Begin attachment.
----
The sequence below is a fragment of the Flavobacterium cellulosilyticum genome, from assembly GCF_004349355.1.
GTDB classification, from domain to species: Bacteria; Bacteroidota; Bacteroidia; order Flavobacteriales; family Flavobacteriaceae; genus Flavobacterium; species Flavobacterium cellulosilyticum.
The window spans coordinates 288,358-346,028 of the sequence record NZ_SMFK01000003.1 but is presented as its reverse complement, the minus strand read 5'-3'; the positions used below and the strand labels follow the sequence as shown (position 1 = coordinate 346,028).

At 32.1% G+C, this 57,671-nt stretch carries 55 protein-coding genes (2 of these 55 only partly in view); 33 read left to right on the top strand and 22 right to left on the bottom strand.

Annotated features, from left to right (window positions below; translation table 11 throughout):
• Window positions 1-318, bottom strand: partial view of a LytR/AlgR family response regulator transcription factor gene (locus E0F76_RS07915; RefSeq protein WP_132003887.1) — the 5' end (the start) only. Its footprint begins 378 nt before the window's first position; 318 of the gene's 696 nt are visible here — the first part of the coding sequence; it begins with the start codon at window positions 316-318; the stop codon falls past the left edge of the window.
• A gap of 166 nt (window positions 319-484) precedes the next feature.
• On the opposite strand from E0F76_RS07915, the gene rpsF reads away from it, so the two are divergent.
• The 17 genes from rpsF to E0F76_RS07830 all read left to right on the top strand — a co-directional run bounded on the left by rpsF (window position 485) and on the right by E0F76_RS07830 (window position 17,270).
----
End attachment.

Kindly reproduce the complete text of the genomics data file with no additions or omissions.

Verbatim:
The sequence below is a fragment of the Flavobacterium cellulosilyticum genome, from assembly GCF_004349355.1.
GTDB classification, from domain to species: Bacteria; Bacteroidota; Bacteroidia; order Flavobacteriales; family Flavobacteriaceae; genus Flavobacterium; species Flavobacterium cellulosilyticum.
The window spans coordinates 288,358-346,028 of the sequence record NZ_SMFK01000003.1 but is presented as its reverse complement, the minus strand read 5'-3'; the positions used below and the strand labels follow the sequence as shown (position 1 = coordinate 346,028).

At 32.1% G+C, this 57,671-nt stretch carries 55 protein-coding genes (2 of these 55 only partly in view); 33 read left to right on the top strand and 22 right to left on the bottom strand.

Annotated features, from left to right (window positions below; translation table 11 throughout):
• Window positions 1-318, bottom strand: partial view of a LytR/AlgR family response regulator transcription factor gene (locus E0F76_RS07915; RefSeq protein WP_132003887.1) — the 5' end (the start) only. Its footprint begins 378 nt before the window's first position; 318 of the gene's 696 nt are visible here — the first part of the coding sequence; it begins with the start codon at window positions 316-318; the stop codon falls past the left edge of the window.
• A gap of 166 nt (window positions 319-484) precedes the next feature.
• On the opposite strand from E0F76_RS07915, the gene rpsF reads away from it, so the two are divergent.
• The 17 genes from rpsF to E0F76_RS07830 all read left to right on the top strand — a co-directional run bounded on the left by rpsF (window position 485) and on the right by E0F76_RS07830 (window position 17,270).